Hiking Mount Takao in Hachiōji, Tokyo, Japan

After a full day of recovery and shopping in Akihabara, I hiked Mount Takao. The mountain is located in Tokyo, in the city of Hachiōji. To get there, I took a train from Akihabara Station to Shinjuku Station. From Shinjuku Station, I took another train to a station called Takaosanguchi. The station is small, with two tracks. One track is for arrivals, the other for departures. I stopped into an open air convenience store near the exit of the station. There were coolers with water, electrolyte drinks, beer, aisles of snacks and Montbell hiking products. I left the store with a lime green Montbell water bottle, sour candy, a bottle of water and a sports drink called Pocari Sweat.

The base of Mount Takao was a short walk from Takaosanguchi Station. Along the path to the base camp, I passed shops and cafes. One of the shops was the Salomon Tokyo Takao Concept store, which used to be a house. At the base of Mount Takao, I had to make a decision on which trail to take to the summit. The Omotesando Trail was the longest trail but the easiest choice as it was paved for nearly three miles. There were shorter trails, such as the Kasumidai Loop, which is a half mile in length. The Katsura Woods Trail, known as Trail 3, is a mile and a half in length. I chose the second longest trail, the Biwa Waterfall Trail, which is two miles long. The trail begins across a small foot bridge to the left of the cable car.

The Biwa Waterfall Trail was adorned with hundreds of weathered wooden steps. The steps, varying in size and spacing, made the trail unpredictable and my pace deliberate. The path brought me through a terrain of large tree roots, loose rocks, and patches of mud. I stopped every five to ten minutes to drink water or replenish electrolytes. Every time I stopped, the sounds of nearby wildlife and bugs were deafening. Notable among them were the thousands of cicadas inhabiting the forest. I had never listened to the sound before. Each cicada made the same noise in a rhythmic pattern, a harmonious soundtrack to the trek.

Sign in Japanese explaining what a cicada is.
Twenty wooden steps built into dirt on Mount Takao.

Distance to the summit was measured by wooden poles in the ground along the trail. The distance markers had notes such as, “二/三一 KM” (2 / 3.1 kilometers). I reached the south side of the summit after an hour of hiking. Views of distant hills and mountains were visible from the observation deck. Mount Fuji was visible from the summit, the top shrouded in clouds upon my arrival. I took photographs from the observation deck and walked to the small restaurant in the center of the summit. It was near lunch time and I was ready for a beer.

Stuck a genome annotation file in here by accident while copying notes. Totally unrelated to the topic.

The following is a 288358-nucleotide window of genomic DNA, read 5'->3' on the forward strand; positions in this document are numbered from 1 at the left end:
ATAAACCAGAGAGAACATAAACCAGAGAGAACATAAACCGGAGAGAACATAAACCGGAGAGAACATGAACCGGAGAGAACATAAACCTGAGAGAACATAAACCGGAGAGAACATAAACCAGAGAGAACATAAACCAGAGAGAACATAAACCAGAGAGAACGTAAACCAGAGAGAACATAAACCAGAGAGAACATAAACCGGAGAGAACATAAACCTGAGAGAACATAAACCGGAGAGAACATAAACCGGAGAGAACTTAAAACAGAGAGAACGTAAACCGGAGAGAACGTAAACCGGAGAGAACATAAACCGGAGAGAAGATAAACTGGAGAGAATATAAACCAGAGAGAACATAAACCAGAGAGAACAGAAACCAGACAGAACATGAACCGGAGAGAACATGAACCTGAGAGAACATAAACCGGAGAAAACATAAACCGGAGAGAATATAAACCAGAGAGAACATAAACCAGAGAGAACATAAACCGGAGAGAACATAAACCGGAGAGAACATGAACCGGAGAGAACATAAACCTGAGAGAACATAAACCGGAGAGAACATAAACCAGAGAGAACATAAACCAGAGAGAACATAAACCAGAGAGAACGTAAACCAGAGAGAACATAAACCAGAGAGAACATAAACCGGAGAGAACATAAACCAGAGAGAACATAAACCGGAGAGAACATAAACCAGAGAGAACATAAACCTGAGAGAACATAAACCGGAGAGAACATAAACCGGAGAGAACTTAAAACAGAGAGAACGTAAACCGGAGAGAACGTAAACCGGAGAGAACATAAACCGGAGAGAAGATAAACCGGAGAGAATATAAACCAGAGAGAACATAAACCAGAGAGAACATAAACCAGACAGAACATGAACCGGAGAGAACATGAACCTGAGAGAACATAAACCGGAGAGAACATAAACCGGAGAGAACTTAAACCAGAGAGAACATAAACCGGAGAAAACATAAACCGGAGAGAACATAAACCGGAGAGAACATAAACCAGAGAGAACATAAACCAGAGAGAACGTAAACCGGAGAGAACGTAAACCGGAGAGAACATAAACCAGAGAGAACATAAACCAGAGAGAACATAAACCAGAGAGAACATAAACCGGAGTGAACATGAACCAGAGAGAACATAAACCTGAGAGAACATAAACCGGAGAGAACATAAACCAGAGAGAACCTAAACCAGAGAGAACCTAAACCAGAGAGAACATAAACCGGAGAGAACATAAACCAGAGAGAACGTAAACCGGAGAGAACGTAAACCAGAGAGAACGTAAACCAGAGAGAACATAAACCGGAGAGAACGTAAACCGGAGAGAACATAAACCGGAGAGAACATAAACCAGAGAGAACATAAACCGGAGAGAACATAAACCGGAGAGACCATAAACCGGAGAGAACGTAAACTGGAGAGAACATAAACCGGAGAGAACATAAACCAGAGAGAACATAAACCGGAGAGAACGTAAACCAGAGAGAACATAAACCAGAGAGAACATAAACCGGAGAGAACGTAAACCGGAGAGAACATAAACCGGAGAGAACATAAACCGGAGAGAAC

Person next to metal railing, looking out from the summit of Mount Takao.

At the restaurant, I was seated at a short-legged chabudai table. I kept my shoes on but was required to sit cross-legged. I ordered sansai soba, which is a Japanese cold noodle dish with buckwheat noodles and sansai - a mix of wild mountain veggies. Admittedly, I did not enjoy the soba dish. The veggies were slimy and did not taste great on a humid Japanese summer day. I ate half of the bowl and finished my beer. Before I left, two Japanese children came to me with chaperones. The children were part of a school field trip and their goal was to interview foreigners in English. They asked where I was from, my age and what my favorite meal was. When I said tonkatsu, one of the children became excited. It was their favorite meal.

After I paid the bill, I descended Mount Takao via the Omotesando Trail, known as Trail 1. It was a comfortable walk, although steep at times. The path is paved and has shrines with the smell of incense, a temple, shops, a monkey park and a wild plant garden. Unlike Trail 6, Trail 1 was popular. I passed large families and groups of friends. I stopped for a break near a cable car midway with a great view of distant mountains to the north and bought a Mount Takao pin from a gashapon machine. At the base of the mountain, I sat on an aged wooden bench for awhile next to a small stream of water. Asides from the heat and humidity, it was a beautiful day.

Distant mountains viewed from the summit of Mount Takao.
Downward facing cement road with metal railing on the left side.

I returned to Takaosanguchi Station but did not return to Shinjuku Station. Instead, I took the train to Shibuya Station. I went to revisit Shibuya Sky, an observatory atop the Shibuya Scramble Square skyscraper. Unfortunately, no tickets were available. Along the way to the observatory, a camera crew stopped me. They asked if I was available for an interview. I was asked the usual travel questions - where I’ve been, where I’m going. They spoke to me in both English and Japanese. Afterward, I received a piece of paper with the time of when the interview aired and on what channel. I’m sure I sounded foolish. I returned to Akihabara afterwards. I went to the Gigo 3 arcade and played Typing of the Dead until it was dark.